Skip to main content

Heritage Group, a Healthcare-focused PE Firm, Launches $300M Capital Fund

Analysis  |  By Jack O'Brien  
   January 14, 2021

The firm reported an increase of nearly $100 million over its prior fund.

Heritage Group, a healthcare-focused private equity firm, announced the closing of a $300 million oversubscribed third capital fund Thursday morning.

The Nashville-based firm reported an increase of nearly $100 million over its prior fund.

Related: Private Equity Continues to Buy More Physician Practices

"We are very pleased with the market’s response to our offering, especially during such a challenging economic environment," Paul Wallace, partner at Heritage, said in a statement. "We are grateful for the ongoing support of our longtime investors, and we’re excited to welcome several new LPs.  We’re fortunate to have a great team and a unique model, which combine to create value for all of our stakeholders."

Heritage is backed by several "large provider systems, payers and healthcare service providers," according to a company press release, and has invested in MDLIVE and Adobe Healthcare among other "leading healthcare services" companies.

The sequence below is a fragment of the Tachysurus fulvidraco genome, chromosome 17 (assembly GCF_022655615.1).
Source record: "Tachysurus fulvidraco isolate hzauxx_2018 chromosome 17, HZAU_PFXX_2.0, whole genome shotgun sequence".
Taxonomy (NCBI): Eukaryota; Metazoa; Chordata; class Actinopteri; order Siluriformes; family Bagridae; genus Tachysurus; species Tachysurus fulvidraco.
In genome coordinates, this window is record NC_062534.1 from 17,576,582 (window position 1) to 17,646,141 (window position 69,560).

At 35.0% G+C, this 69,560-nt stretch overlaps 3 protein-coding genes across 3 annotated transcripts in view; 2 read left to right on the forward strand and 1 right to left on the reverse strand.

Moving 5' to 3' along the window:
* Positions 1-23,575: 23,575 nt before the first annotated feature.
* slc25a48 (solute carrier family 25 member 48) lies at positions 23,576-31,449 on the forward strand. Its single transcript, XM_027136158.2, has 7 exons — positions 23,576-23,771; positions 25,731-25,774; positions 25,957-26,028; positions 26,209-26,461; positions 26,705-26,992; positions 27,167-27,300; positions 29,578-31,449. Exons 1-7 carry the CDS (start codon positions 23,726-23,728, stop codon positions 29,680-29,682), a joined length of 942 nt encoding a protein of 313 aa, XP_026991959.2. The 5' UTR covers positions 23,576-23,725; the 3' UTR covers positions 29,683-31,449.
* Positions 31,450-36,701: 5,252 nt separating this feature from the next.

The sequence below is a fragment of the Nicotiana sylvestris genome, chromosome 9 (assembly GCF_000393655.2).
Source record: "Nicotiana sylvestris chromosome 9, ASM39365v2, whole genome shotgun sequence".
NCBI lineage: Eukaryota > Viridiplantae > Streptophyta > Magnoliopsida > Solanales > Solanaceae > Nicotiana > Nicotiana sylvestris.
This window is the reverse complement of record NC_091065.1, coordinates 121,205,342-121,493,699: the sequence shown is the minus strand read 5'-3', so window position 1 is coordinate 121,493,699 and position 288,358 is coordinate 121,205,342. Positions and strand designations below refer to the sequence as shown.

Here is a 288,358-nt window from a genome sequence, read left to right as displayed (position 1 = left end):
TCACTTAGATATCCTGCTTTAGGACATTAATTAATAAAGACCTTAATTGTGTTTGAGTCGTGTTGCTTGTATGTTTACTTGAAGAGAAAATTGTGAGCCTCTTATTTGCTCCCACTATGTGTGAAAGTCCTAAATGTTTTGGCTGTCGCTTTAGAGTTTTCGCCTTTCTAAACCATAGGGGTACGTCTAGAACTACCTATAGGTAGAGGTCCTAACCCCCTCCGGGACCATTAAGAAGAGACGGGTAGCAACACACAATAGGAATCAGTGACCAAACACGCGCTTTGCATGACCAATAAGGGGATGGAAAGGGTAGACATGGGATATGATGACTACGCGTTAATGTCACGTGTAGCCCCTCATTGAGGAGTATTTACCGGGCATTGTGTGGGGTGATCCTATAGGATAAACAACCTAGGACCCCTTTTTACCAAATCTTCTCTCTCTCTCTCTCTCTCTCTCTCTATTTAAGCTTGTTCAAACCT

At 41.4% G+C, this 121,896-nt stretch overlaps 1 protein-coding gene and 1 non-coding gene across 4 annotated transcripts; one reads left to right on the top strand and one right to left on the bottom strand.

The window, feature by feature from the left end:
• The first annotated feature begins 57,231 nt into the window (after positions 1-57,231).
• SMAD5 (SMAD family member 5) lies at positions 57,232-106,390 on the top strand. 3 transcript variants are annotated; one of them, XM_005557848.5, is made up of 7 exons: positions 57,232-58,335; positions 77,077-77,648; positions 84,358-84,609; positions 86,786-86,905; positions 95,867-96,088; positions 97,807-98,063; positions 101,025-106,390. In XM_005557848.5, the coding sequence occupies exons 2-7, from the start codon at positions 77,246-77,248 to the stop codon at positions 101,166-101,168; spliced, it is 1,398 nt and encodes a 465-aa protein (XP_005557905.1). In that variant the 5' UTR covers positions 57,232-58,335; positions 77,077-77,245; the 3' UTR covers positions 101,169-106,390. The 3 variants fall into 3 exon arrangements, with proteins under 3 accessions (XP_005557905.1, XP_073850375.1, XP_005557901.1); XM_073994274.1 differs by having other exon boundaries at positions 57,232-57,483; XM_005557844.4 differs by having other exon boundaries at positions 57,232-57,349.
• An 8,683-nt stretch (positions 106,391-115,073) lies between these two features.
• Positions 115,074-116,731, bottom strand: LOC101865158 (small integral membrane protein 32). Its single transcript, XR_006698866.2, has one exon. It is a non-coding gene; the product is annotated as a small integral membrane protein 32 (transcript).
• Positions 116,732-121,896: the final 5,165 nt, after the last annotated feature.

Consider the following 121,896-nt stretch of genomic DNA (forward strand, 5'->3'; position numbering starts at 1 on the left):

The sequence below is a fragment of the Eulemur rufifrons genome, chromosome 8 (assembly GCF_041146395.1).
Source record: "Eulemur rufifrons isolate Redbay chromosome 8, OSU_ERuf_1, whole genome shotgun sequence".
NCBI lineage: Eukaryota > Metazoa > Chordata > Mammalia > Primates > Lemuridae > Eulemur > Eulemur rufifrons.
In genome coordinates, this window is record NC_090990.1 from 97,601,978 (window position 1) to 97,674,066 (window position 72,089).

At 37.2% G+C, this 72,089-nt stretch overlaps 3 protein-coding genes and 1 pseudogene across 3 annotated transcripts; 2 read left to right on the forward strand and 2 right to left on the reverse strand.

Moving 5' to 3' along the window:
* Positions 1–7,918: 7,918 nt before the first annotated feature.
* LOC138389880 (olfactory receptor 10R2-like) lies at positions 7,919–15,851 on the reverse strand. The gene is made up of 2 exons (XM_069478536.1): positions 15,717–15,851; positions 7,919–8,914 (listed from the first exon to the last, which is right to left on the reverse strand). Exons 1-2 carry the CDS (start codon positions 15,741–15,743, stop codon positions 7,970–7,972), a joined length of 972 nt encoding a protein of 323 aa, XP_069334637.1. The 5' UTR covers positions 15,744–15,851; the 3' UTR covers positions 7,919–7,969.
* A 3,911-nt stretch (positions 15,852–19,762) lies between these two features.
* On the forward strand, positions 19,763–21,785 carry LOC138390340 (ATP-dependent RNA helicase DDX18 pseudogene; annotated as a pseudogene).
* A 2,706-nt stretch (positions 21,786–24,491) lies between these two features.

"Heritage's strategic engagement is outstanding and allows us to work together as true partners," Scott Nordlund, chief strategy and growth officer at Banner Health, said in a statement. "We are able to lend our expertise and share the key pain points that we encounter as we strive to provide care in a value-based model, which requires new ways of reaching and treating consumers and patients. Heritage has been instrumental in identifying innovative businesses that solve these concerns for our organization."

Related: JAMA: PE-bought Hospitals Experienced Net Income Increases, Quality Improvement

The announcement is the latest insight into the financial interest of private equity firms in the healthcare industry.

In late September, a study published in the Annals of Internal Medicine found that on average, private equity-owned hospitals are more likely to be in low-income, rural areas.

These hospitals also had fewer full-time equivalent employees per occupied bed compared to non-acquired hospitals.

Related: Private Equity-owned Hospitals More Likely to be in Low-income, Rural Areas

Jack O'Brien is the Content Team Lead and Finance Editor at HealthLeaders, an HCPro brand.

Get the latest on healthcare leadership in your inbox.